An Airbus A320neo passenger aircraft before a test flight on July 1, 2014 at the Airbus plant in Saint-Martin-du-Tache, near Toulouse, in southern France. Photo: Agence France-Presse. alt=An Airbus A320neo passenger aircraft before a test flight on July 1, 2014 at the Airbus plant in Saint-Martin-du-Touche, near Toulouse, in southern France. Photo: Agence France-Presse.>

The large order showed how China – the world’s second largest aviation market after the US – is showing “momentum” in its recovery from the downturn caused by the Covid-19 pandemic, Airbus said.

China is the fastest-growing aviation market for both Airbus and Boeing, where both manufacturers have opened finishing assemblies – Airbus in Tianjin, Boeing in Zhoushan – to assemble aircraft closer to their customers.

They also have to compete with China’s ambitions for global aviation market share with the locally assembled Comac C919 aircraft, which made its first pre-sale test flight in May.

“These new orders demonstrate the strong trust in Airbus from our customers,” Airbus Chief Commercial Officer Christian Scherer said in a press release.

There are early signs that China’s strict control over international flight arrivals over the past two years, as part of Beijing’s attempt to contain the Covid pandemic, is slowly easing due to the associated economic cost. The country’s largest airlines, such as Beijing-based Air China and Shanghai-based China Eastern, suffered losses for two consecutive years by the end of 2021.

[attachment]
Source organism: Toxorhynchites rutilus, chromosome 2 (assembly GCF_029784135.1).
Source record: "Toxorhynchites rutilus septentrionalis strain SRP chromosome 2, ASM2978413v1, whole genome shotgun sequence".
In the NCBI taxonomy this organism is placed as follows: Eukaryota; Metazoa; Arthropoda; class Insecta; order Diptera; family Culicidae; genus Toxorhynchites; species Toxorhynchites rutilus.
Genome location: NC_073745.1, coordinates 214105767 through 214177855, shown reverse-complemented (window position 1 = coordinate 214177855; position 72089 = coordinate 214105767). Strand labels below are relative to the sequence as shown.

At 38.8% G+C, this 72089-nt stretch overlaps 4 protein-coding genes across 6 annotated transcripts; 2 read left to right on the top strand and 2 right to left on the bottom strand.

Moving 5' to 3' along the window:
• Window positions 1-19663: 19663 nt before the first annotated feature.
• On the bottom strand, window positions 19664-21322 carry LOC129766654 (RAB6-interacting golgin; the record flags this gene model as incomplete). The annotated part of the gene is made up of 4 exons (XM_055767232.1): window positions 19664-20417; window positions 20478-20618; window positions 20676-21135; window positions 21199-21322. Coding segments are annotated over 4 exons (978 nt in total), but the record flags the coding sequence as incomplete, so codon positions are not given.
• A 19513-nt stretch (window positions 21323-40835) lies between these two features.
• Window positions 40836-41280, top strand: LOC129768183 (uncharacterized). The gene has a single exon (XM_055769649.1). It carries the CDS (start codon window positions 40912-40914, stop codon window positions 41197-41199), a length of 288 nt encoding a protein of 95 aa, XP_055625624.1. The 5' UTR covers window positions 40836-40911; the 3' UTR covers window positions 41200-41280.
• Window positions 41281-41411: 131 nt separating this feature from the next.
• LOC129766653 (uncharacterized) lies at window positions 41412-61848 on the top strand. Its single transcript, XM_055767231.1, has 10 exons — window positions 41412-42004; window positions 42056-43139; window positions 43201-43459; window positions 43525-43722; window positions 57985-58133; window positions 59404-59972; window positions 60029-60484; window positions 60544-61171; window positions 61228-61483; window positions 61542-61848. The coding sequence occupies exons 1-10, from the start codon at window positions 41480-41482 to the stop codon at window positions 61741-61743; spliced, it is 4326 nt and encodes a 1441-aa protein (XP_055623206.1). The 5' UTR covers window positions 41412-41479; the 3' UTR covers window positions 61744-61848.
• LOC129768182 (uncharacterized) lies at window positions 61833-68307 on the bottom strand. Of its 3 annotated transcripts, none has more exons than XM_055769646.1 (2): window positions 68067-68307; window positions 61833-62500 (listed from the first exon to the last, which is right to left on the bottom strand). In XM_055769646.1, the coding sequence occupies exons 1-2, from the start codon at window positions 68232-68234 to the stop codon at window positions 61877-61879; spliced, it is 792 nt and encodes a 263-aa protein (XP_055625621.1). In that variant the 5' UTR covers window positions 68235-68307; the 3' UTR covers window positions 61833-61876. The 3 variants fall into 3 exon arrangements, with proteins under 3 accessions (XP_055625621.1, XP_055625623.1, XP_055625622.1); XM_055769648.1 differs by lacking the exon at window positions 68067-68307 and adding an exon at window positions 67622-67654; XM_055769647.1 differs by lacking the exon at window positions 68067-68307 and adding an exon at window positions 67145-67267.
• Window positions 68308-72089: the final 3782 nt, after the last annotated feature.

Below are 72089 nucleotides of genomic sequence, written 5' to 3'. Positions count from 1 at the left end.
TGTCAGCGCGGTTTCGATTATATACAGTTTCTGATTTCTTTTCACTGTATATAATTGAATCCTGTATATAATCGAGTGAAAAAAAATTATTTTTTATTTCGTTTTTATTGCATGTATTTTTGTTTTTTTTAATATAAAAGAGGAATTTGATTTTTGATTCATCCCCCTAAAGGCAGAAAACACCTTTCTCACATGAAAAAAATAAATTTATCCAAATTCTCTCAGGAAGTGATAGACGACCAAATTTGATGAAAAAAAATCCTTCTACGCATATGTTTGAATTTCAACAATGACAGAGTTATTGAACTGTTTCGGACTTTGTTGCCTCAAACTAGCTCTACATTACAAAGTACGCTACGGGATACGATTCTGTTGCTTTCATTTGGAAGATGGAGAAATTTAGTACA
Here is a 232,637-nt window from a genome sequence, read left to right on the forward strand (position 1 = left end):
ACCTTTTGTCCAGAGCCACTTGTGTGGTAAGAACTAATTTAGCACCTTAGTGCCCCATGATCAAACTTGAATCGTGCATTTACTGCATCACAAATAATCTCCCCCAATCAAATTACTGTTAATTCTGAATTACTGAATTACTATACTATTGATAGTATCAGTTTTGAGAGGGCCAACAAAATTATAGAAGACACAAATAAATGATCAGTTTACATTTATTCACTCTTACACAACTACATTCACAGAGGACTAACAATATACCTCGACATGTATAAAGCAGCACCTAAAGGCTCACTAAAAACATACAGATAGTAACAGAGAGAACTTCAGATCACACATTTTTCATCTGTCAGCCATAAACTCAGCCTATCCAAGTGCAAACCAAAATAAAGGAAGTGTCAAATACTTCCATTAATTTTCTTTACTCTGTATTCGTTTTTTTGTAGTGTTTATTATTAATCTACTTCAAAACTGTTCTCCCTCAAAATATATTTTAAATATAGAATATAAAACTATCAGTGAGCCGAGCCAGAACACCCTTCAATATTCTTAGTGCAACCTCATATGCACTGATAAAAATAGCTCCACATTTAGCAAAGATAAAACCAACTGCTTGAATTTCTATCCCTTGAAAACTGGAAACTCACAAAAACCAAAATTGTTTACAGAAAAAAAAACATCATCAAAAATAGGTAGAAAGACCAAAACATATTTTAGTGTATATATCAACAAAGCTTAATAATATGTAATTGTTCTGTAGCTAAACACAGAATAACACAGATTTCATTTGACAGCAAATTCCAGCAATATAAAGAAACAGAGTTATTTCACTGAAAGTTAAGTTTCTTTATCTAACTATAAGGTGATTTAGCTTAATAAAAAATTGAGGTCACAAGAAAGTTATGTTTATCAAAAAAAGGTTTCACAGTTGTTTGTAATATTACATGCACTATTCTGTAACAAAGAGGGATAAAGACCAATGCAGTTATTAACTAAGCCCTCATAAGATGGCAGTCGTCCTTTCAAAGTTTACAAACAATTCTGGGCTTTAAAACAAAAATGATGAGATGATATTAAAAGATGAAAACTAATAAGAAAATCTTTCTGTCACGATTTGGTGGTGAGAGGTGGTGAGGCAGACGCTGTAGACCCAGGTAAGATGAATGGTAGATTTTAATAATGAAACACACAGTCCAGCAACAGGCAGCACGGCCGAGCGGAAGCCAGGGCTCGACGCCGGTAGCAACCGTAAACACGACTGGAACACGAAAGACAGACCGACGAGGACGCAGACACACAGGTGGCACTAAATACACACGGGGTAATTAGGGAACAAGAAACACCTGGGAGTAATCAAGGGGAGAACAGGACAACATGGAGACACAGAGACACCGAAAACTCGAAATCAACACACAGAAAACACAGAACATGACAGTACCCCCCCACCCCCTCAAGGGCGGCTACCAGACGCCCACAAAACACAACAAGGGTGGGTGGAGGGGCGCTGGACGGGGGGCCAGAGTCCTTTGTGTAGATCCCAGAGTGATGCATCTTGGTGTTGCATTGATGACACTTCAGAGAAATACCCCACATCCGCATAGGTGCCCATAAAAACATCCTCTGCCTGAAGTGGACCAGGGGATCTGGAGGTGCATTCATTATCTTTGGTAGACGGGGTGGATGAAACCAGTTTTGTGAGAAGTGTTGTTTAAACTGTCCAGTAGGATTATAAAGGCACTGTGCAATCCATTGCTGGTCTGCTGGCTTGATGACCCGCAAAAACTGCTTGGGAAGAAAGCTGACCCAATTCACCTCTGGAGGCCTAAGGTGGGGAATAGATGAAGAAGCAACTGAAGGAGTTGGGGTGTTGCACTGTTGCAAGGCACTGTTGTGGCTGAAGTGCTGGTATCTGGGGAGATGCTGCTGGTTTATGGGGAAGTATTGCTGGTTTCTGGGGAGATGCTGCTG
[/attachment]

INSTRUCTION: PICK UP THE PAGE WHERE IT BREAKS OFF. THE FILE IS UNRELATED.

Dozens of landing Boeing 737 MAX aircraft parked at Grant County International Airport in Moses Lake, Washington, USA, November 17, 2020. Photo: Reuters. alt=Dozens of landing Boeing 737 MAX aircraft are parked at Grant County International Airport in Moses Lake, Washington, USA on November 17, 2020. Photo: Reuters.>

According to media reports in June, the Civil Aviation Authority of China (CAAC) is in talks with its counterparts in Vietnam and Thailand to allow their respective airlines to increase passenger flights from one to two per week.

The CAAC said it is in talks with selected countries to gradually and steadily increase scheduled international passenger flights, which will contribute to the sustainable development of the industry, according to a report. Global Timesreferring to CAAC spokesman Liang Nan during a media briefing last month.

Overall demand for global air travel in April, measured in revenue passenger-kilometers (RPK), rose 78.7% from the same month last year as the recovery in air travel continued after more countries lifted border restrictions related to Covid, according to the data. according to the International Air Transport Association (IATA).

The rise contrasted with China, however, as continued tight restrictions with its nearly two-month lockdown of Shanghai since April to contain the omicron variant saw its domestic traffic drop 80.8% year-on-year, according to IATA data.

This article originally appeared in the South China Morning Post (SCMP), the most authoritative voice reporting on China and Asia in over a century. To learn more about SCMP, check out the SCMP app or visit the SCMP Facebook page and Twitter pages. Copyright © 2022 South China Morning Post Publishers Ltd. All rights reserved.

Copyright (c) 2022. South China Morning Post Publishers Ltd. All rights reserved.